On a day that Net stocks are taking a beating and Santa Monica is clouded in gloom, Richard Rosenblatt seems remarkably sunny. At 30, Rosenblatt has reason to be happy he just sold his Internet company, iMall, for some $425 million.

You might not have heard of Rosenblatt, or perhaps iMall, which was launched in 1994, back in the Jurassic era of the Internet. "There was nothing out there then," Rosenblatt recalls over a chicken sandwich. "There were about one-hundred sites and virtually no commerce. But I saw an opportunity there."

Unlike many of the Internet's more illustrious, or at least well-sung, companies, iMall labored in obscurity, building a network of some 2,000 merchants that they displayed on the Net. Even as the company grew, iMall and Rosenblatt received virtually no coverage in the national press.

In many ways, iMall's predicament is common to L.A.-based Internet firms. Companies based in New York or the Bay Area benefit from a network of investment bankers, venture capitalists and their media lackeys, who consider promoting local Internet companies as a kind of civic duty.

"Most of the industry media players aren't here, they are in New York or San Francisco. It's all a question of whose hyping your IPO," Rosenblatt explains. "If you're not high-profile you don't get coverage."

Indeed, Los Angeles has been the Rodney Dangerfield of the Internet. Even companies that eventually emerge Geocities, eToys, CitySearch generally do so more slowly than if they had been located elsewhere. Major national media seems unable to locate Southern California in "cyberspace." While numbers compiled by Ross DeVol at the Milken Institute show Los Angeles at the very top of high-tech regions behind only Silicon Valley and ahead of New York and Boston few national reporters bother to cover either place as a high-tech center.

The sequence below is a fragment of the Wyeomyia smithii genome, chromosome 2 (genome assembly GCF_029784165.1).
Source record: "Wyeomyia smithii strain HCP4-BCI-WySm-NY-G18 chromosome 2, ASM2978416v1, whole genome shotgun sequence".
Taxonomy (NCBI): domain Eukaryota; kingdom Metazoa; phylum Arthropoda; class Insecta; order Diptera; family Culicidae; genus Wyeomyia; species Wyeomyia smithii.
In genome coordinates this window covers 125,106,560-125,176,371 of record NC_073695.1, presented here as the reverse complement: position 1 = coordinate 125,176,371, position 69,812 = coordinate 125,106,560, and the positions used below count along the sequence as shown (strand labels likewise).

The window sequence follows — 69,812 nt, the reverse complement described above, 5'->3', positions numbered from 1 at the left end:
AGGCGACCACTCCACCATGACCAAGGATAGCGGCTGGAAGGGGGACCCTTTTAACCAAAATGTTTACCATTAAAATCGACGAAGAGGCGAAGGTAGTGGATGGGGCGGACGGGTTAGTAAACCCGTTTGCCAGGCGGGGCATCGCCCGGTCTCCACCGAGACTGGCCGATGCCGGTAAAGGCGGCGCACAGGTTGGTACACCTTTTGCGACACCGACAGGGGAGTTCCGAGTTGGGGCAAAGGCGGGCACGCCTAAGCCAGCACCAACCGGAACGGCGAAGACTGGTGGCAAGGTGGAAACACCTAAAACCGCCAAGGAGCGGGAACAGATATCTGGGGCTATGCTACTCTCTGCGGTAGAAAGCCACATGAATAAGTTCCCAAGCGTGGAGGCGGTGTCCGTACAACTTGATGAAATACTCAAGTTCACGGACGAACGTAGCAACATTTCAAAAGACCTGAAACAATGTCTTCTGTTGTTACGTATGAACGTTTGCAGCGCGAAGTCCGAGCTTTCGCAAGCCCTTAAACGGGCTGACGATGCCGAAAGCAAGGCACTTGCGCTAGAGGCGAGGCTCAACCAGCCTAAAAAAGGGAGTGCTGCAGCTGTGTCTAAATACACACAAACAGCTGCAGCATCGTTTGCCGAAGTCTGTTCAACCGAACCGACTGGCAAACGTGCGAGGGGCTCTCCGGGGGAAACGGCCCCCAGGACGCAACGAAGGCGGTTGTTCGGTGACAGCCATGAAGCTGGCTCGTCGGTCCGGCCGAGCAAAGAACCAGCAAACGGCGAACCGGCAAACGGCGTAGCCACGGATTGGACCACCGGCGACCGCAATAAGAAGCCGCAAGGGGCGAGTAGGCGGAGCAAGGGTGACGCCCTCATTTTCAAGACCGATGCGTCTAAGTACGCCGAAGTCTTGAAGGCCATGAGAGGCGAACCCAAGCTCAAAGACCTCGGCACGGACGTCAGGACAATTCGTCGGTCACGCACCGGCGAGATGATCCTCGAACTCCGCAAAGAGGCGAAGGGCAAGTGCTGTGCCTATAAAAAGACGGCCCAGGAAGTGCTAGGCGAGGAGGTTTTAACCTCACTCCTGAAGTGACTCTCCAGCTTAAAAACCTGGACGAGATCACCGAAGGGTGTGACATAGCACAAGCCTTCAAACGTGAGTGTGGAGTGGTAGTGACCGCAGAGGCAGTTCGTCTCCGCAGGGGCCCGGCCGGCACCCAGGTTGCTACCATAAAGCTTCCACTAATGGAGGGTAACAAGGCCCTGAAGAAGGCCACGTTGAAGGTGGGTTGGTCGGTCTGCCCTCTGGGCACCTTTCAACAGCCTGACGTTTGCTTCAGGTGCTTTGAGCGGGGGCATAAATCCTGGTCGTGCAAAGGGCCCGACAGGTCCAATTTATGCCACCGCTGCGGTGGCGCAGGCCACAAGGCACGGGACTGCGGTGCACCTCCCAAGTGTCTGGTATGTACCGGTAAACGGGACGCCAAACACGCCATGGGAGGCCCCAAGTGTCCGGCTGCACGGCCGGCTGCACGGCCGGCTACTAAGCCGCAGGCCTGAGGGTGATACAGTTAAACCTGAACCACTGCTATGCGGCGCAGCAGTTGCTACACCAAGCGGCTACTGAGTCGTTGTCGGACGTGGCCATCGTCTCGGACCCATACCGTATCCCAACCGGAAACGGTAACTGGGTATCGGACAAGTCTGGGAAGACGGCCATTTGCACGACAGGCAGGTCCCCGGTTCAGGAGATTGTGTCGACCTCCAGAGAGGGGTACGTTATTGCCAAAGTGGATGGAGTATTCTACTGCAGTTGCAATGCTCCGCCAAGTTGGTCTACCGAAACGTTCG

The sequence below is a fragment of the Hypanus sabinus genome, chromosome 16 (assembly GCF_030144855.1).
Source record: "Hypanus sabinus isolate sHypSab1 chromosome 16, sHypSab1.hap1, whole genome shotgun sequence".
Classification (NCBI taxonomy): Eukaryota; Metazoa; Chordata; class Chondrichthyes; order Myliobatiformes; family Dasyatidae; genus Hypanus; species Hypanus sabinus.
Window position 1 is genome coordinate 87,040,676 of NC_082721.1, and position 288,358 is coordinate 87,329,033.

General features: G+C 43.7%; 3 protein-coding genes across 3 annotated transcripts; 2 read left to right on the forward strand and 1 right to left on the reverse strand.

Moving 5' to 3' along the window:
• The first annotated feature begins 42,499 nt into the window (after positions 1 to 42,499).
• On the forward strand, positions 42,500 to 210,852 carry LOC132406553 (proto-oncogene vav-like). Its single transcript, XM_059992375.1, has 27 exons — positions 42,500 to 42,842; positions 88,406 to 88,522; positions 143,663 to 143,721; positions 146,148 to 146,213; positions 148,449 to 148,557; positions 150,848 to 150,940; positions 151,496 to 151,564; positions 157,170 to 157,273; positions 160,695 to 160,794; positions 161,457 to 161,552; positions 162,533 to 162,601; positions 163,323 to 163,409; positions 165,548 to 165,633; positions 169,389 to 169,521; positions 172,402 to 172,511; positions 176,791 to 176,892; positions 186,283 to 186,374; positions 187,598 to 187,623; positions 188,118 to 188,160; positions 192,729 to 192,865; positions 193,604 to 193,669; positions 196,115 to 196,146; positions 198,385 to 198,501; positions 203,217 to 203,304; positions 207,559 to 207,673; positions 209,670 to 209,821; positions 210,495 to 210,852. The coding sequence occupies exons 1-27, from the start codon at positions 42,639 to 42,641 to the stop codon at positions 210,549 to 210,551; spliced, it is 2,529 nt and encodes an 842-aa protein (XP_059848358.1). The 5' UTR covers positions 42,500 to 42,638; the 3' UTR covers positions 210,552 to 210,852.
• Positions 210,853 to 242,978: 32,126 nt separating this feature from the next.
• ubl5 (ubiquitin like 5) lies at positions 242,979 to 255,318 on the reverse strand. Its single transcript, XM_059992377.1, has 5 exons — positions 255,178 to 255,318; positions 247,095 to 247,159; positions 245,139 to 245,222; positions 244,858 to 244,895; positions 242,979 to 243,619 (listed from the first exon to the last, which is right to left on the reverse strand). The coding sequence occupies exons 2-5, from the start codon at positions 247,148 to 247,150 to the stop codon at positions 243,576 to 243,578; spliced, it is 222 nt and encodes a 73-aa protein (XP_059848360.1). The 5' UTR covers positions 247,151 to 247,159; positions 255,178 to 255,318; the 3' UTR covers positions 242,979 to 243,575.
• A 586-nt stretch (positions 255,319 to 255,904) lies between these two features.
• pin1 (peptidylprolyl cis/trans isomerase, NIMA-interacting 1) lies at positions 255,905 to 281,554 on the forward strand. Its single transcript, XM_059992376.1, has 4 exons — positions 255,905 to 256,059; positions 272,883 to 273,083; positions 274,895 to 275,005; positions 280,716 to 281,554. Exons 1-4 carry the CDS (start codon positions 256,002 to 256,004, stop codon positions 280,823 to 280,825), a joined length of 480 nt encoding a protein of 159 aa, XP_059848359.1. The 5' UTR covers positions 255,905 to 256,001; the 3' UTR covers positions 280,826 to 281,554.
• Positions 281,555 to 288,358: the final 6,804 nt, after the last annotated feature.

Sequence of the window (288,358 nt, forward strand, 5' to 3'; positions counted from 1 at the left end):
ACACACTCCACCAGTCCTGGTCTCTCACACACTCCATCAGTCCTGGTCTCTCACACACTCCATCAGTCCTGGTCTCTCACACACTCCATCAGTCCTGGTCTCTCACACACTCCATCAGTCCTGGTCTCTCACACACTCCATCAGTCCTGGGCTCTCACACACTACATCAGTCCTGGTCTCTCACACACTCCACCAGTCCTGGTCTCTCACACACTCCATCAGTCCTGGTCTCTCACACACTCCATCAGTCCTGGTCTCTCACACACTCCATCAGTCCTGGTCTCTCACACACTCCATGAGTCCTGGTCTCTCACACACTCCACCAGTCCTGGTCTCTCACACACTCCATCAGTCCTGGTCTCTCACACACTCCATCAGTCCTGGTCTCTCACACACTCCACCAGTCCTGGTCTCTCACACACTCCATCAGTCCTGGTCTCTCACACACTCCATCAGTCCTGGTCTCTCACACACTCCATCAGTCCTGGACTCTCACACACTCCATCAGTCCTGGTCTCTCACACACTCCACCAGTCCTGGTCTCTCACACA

Orange County, ranked eleventh in total high-tech output, outpaces highly hyped Raleigh-Durham and Austin by roughly 50 percent. Even in high-tech services, L.A. beats New York hands down, with over 80,000 more jobs.

Yet whatever the reality, Southern California firms, like iMall, continue to be largely ignored. This is not a matter simply of pride; it has real effects on the progress of the region's high-tech firms, whether in software, e-commerce or hardware. Meanwhile dubious firms such as Earthweb and TheGlobe.Com receive lavish national cover stories thanks to massive help from New York media and see their stocks soar. iMall has enjoyed modest success and virtually no exposure.


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